Through a poststructuralist approach, this thesis focuses on how the Danish government’s perception of the Taliban movement and the Afghan population is constructed through discourse and how this perception is reflected in the current Danish involvement in Afghanistan. Furthermore, the thesis brings to focus which consequences the Danish involvement has for both the Taliban movement and the Afghan population. Taking our point of departure in a discourse analysis inspired by Ernesto Laclau & Chantal Mouffe, it is analysed how the Danish government through discourse constructs the Taliban movement in antagonistic terms, while the Afghan population is constructed in agonistic terms. Both identities are constructed relationally to the identity of the Danish government, which makes the latter’s perception of these players contingent. Nevertheless, the thesis renders probable that the Danish involvement in Afghanistan is carried out on the basis of this perception of the Taliban and the Afghan. This is done through an analysis of power relations inspired by Michel Foucault. Apart from rendering the above-mentioned correlation probable, this approach is applied to analyse the Danish involvement’s consequences for the Taliban and the Afghans in general. It is concluded that the Danish government exerts sovereign power, i.e. armed force, on the Taliban movement on the basis of the antagonistic relation mentioned above. On the other hand, the Danish government exercises disciplinary power, biopolitics and governmentality on the afghan population as a result of the agonistic relation to this player. This means, that the Danish government attempts to structure the possible field of action of the Afghans through specific capacity building and information campaigns, promotion of human rights, and disciplinary approaches to increase public sector productivity among other things. On the basis of these conclusions, the Danish involvement is characterized as being contingent.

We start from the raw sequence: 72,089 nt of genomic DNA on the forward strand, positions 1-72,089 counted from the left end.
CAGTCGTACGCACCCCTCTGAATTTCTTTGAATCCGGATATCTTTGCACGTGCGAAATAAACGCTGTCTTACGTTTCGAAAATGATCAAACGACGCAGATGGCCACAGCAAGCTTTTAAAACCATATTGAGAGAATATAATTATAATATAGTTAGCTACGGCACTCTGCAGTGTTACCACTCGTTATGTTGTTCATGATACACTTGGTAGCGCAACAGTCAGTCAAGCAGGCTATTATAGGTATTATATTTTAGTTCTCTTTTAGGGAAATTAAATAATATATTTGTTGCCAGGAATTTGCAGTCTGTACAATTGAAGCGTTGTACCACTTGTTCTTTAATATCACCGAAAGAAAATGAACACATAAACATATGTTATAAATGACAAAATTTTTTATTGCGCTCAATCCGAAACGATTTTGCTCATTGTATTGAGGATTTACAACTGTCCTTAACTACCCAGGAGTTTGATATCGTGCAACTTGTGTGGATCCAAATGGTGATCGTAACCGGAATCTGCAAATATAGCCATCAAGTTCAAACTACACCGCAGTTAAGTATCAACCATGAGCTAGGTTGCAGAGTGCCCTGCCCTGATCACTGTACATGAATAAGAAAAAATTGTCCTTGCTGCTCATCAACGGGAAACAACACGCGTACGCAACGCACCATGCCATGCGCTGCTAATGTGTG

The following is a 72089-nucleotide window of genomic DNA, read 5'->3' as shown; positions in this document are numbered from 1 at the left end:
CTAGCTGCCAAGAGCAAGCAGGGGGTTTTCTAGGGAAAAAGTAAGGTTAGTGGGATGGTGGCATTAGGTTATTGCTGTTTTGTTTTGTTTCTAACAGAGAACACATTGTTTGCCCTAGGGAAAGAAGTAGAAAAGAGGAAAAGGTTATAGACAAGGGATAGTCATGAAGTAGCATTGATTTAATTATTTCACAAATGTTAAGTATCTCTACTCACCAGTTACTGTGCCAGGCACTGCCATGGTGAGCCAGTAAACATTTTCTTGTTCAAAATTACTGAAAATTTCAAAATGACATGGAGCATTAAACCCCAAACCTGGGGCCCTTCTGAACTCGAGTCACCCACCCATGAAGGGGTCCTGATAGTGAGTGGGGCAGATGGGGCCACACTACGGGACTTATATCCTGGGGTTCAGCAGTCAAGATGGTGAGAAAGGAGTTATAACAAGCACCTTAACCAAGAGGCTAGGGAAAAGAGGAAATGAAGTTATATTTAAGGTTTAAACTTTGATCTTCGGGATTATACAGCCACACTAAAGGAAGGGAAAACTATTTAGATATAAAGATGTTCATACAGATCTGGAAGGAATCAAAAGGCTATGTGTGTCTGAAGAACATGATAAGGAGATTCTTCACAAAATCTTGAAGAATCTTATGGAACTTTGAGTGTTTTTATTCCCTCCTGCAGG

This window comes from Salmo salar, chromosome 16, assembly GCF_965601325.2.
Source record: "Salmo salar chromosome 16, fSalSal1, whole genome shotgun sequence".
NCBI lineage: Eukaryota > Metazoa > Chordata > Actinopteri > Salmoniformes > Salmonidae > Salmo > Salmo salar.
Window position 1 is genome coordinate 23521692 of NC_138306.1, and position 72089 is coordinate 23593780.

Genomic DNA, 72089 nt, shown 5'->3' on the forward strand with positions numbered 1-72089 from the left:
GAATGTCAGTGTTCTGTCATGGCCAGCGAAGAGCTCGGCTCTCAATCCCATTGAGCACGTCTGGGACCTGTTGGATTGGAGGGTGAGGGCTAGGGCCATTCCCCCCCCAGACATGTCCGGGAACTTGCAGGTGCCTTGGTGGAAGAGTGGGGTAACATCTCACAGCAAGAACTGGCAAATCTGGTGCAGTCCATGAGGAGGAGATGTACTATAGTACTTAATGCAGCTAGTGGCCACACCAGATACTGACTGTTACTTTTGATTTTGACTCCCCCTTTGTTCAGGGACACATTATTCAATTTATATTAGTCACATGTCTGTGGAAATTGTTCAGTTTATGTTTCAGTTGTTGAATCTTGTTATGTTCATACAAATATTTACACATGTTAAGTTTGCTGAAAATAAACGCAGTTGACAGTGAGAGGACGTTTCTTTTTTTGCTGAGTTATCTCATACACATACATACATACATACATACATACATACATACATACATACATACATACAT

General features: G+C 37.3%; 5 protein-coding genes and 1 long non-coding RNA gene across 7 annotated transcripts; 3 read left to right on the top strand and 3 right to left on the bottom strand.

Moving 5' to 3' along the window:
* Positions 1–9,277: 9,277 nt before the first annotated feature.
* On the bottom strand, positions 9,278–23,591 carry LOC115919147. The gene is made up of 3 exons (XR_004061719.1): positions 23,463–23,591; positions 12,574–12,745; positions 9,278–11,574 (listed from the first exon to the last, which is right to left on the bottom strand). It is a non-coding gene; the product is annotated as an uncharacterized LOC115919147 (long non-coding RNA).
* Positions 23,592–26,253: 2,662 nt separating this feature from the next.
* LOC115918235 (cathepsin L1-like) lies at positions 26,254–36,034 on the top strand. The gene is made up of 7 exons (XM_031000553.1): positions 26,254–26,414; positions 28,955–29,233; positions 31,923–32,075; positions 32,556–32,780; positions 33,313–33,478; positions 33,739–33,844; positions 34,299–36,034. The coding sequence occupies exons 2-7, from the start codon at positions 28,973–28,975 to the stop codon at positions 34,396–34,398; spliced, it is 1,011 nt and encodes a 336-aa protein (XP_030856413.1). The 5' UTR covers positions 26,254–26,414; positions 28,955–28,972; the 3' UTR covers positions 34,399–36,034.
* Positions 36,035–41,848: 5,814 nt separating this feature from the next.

|Educations||MSocSc in Political Communication and Managment, (Graduate Programme) Final Thesis|
|Number of pages||83|